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Fall of Poppies: Stories of Love and the Great War with Contributions by Hazel Gaynor, Beatriz Williams, Jennifer Robson, Jessica Brockmole, Kate Kerrigan, Evangeline Holland, Lauren Willig, Marci Jefferson, edited by Heather Webb

Fall of Poppies: Stories of Love and the Great War with Contributions by Hazel Gaynor, Beatriz Williams, Jennifer Robson, Jessica Brockmole, Kate Kerrigan, Evangeline Holland, Lauren Willig, Marci Jefferson, edited by Heather Webb

World War I was supposed to be the last, the “Great War” that wrought havoc throughout Europe, and was soon overshadowed by the next great conflict. A collection of short stories with contributions from Hazel Gaynor, Beatriz Williams, Jennifer Robson, Jessica Brockmole, Kate Kerrigan, Evangeline Holland, Lauren Willig, Marci Jefferson, and Heather Webb, the stories mix heart, hope and history. Please read on for my review and an excerpt, check out the tour stops to see what other readers thought of the title, and don’t forget to enter the tour-wide giveaway where you could win one of Three (3) Print copies of FALL OF POPPIES. But first

Fall of Poppies

Over the years I’ve had many chances to read collections, but fewer are available in Historical Romance, fewer still that have a focus of the years surrounding World War 1.  Nine authors have come together to produce short stories that deal with love, loss and moving on after a world-shaking event.

Each story arrives and is completely engrossing: drawing you into the world and the struggles: a mixed group with perspectives from a single mother, an artist, the soldiers, a woman recounting her story from long ago, old photographs, domestic strife in Ireland. Cleverly mixing depressing and disturbing with notes of hopefulness and the sense of impending change as the world moves into the Roaring 20’s, as the characters work to accept the past and find a reason to move forward.

While some stories are notable for a hopeful nature, others present facts and tidbits of information that readers may not have known: each brings the story to completion in ways that may seem improbable or far-fetched, yet completely fitting to the characters involved. Moments run the range of emotion: and I was pulled in to see and understand choices, struggles and options for each.  Overall this was a sold collection that introduced some new to me authors and presented others who have long been favorites. Favorites included The Record Set Straight by Lauren Willig for the depth of emotion and looking back on opportunities lost and gained. Something Worth Landing For by Jennifer Brockmole mixed a marriage of convenience, a secondary family struggle and the gradual transition of a relationship to one of need.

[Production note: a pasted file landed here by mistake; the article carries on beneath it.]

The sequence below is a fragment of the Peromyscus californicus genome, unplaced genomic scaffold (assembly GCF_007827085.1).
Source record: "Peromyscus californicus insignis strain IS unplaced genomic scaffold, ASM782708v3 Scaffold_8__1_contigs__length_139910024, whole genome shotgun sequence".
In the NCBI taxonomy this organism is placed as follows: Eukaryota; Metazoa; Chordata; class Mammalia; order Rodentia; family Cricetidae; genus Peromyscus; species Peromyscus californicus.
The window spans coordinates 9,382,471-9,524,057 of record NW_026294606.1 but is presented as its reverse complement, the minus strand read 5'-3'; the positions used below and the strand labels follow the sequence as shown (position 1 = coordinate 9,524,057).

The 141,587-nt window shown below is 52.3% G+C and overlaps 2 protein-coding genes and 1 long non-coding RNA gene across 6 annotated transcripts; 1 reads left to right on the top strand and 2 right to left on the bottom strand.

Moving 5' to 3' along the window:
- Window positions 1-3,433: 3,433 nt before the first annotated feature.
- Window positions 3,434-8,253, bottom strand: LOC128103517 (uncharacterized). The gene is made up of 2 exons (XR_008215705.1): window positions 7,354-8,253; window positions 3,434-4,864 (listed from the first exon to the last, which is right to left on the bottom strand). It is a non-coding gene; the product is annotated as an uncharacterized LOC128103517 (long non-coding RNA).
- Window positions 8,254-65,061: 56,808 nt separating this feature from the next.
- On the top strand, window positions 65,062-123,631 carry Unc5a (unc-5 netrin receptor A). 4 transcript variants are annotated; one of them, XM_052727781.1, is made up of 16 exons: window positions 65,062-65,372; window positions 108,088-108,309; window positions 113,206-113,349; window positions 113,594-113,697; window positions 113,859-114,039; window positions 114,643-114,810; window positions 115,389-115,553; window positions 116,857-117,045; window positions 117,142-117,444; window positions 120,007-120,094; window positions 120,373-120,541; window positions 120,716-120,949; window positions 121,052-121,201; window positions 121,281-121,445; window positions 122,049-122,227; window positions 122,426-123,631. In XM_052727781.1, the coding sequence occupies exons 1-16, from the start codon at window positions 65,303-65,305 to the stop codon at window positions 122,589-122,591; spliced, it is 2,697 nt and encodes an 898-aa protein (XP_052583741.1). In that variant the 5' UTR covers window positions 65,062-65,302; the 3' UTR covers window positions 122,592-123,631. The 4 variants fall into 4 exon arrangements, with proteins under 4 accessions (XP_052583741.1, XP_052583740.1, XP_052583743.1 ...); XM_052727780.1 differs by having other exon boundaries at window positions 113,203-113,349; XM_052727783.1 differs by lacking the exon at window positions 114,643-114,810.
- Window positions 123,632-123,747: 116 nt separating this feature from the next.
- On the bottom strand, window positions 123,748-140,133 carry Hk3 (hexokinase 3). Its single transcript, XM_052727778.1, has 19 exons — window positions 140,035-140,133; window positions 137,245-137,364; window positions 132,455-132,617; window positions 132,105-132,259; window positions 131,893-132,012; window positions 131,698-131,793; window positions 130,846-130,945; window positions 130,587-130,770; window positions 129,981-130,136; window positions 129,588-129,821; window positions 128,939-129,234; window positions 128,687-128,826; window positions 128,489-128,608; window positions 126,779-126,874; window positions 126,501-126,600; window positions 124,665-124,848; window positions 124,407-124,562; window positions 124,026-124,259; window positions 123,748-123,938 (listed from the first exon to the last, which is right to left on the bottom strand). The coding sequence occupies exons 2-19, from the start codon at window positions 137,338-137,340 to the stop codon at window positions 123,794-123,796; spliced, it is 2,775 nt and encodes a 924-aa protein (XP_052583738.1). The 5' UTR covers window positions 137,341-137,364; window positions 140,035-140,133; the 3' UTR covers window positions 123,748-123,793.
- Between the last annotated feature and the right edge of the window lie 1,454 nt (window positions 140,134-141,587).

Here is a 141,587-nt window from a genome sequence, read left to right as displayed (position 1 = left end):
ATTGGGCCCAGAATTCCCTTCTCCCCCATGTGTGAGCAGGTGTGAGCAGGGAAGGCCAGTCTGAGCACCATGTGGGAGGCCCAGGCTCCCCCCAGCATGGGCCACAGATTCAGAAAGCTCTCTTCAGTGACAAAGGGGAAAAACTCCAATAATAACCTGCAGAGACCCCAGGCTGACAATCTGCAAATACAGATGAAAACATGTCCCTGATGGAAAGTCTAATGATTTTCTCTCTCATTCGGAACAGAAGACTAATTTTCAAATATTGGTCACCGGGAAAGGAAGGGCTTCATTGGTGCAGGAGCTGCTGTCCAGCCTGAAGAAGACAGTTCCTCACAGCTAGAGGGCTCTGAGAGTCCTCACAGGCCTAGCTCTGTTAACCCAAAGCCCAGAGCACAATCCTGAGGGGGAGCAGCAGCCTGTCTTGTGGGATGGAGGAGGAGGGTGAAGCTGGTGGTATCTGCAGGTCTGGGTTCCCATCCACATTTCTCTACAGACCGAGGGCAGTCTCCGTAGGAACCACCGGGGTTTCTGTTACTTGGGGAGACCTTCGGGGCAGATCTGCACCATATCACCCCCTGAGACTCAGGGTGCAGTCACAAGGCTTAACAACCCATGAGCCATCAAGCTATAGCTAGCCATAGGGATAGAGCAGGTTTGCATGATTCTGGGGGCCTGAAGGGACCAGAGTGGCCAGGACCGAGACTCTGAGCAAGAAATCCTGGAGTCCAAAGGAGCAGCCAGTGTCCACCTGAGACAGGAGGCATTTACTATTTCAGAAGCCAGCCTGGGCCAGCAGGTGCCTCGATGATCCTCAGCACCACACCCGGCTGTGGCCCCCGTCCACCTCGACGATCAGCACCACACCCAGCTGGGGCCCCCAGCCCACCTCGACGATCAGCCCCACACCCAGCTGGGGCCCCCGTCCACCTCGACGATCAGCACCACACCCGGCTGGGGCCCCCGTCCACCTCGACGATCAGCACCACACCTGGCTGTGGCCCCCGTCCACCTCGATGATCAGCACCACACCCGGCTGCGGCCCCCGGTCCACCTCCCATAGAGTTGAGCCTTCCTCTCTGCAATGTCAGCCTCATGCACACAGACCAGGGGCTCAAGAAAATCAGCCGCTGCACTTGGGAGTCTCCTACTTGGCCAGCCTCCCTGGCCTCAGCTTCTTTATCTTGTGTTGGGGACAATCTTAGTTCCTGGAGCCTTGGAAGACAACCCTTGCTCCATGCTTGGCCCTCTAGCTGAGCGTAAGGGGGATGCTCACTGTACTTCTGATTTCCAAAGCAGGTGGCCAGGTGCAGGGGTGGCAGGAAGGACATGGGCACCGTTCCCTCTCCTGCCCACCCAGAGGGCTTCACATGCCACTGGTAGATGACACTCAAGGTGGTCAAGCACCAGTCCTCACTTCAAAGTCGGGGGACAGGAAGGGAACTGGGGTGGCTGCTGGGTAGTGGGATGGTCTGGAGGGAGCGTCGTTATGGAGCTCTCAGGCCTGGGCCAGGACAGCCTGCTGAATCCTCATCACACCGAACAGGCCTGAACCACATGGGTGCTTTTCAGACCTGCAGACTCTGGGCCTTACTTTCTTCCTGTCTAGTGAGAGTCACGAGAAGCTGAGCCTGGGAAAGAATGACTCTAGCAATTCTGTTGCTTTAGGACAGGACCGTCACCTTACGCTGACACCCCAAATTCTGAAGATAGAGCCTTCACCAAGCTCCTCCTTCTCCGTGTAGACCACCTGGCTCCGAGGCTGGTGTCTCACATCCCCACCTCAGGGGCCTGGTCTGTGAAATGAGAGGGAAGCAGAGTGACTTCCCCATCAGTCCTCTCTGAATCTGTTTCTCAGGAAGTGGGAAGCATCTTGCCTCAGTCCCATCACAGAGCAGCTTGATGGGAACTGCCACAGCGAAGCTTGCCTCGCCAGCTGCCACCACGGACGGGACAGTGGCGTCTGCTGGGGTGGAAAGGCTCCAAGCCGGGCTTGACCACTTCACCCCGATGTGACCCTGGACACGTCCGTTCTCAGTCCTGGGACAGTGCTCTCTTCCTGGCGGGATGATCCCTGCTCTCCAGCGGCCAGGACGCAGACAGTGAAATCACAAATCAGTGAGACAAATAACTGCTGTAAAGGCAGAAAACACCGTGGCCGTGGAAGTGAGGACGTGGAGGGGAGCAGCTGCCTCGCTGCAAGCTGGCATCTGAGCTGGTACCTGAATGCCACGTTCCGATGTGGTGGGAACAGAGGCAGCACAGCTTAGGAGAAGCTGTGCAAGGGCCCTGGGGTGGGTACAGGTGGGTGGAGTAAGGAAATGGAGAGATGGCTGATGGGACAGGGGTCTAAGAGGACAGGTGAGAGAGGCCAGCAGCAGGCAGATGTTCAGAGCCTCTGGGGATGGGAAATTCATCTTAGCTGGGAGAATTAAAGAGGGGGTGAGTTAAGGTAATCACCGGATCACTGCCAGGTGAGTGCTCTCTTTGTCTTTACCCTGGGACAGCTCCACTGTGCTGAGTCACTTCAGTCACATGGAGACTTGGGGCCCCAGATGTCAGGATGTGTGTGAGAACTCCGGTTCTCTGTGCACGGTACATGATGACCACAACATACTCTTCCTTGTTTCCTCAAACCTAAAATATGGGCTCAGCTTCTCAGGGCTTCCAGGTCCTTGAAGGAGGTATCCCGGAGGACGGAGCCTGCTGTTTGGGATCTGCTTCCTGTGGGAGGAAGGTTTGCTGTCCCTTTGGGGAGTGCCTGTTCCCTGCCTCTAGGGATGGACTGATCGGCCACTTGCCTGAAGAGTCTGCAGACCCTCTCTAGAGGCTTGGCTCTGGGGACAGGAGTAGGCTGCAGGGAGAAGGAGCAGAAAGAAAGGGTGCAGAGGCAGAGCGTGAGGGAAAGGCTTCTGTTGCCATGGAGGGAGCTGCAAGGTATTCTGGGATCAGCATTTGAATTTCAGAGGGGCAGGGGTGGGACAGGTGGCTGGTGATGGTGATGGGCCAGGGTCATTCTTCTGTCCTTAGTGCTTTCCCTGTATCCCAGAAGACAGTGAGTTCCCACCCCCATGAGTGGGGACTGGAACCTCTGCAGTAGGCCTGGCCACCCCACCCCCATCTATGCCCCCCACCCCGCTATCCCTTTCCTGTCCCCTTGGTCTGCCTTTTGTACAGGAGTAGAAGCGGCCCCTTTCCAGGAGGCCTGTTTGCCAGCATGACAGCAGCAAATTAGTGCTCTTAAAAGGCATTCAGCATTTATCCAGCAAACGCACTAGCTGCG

Alternating between hopeful and melancholy, never glossing over the struggles that each character has faced, and a wonderful story in All For the Love of You by Jennifer Robson, where soldiers with facial injuries from the war find some relief and healing in prosthetic masks.  Something I didn’t have knowledge of before, yet presented in such a way that I could see and understand the soldier’s transformations.

If you appreciate a wide range of stories and characters all set in a similar time, one that highlights the resilience of the human spirit, this is the collection for you. With the ability to sample several different authors, and find a wide range of emotionally present stories, there is something for every reader.

Fall of Poppies: Stories of Love and the Great War with Contributions by Hazel Gaynor, Beatriz Williams, Jennifer Robson, Jessica Brockmole, Kate Kerrigan, Evangeline Holland, Lauren Willig, Marci Jefferson, edited by Heather Webb

Title: Fall of Poppies: Stories of Love and the Great War
Author: Heather Webb, Hazel Gaynor, Beatriz Williams, Jennifer Robson, Jessica Brockmole, Kate Kerrigan, Evangeline Holland, Lauren Willig, Marci Jefferson
Genre: Historical Romance
Published by: William Morrow
ISBN: 0062418548
Published on: 1 March 2016
Format:eARC
Source: Publisher Via Edelweiss
Pages: 368
Rated: four-stars
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About the Book:

On the eleventh hour of the eleventh day of the eleventh month . . .
November 11, 1918. After four long, dark years of fighting, the Great War ends at last, and the world is forever changed. For soldiers, loved ones, and survivors, the years ahead stretch with new promise, even as their hearts are marked by all those who have been lost.

As families come back together, lovers reunite, and strangers take solace in each other, everyone has a story to tell.

In this moving, unforgettable collection, nine top historical fiction authors share stories of love, strength, and renewal as hope takes root in a fall of poppies.

Featuring: Jessica Brockmole, Hazel Gaynor. Evangeline Holland, Marci Jefferson. Kate Kerrigan. Jennifer Robson, Heather Webb,Beatriz Williams, and Lauren Willig

A copy of this title was provided via Publisher Via Edelweiss for purpose of honest review. I was not compensated for this review: all conclusions are my own responsibility.

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from “Hour of the Bells” by Heather Webb

Beatrix whisked around the showroom, feather duster in hand. Not a speck of dirt could remain or Joseph would be disappointed. The hour struck noon. A chorus of clocks whirred, their birds popping out from hiding to announce midday. Maidens twirled in their frocks with braids down their backs, woodcutters clacked their axes against pine, and the odd sawmill wheel spun in tune to the melody of a nursery rhyme. Two dozen cuckoos warbled and dinged, each crafted with loving detail by the same pair of hands—those with thick fingers and a steady grip.

Beatrix paused in her cleaning. One clock chimed to its own rhythm, apart from the others.

She could turn them off—the tinkling melodies, the incessant clatter of pendulums, wheels, and cogs, with the levers located near the weights—just as their creator had done before bed each evening, but she could not bring herself to do the same. To silence their music was to silence him, her husband, Joseph. The Great War had already done that; ravaged his gentle nature, stolen his final breath, and silenced him forever.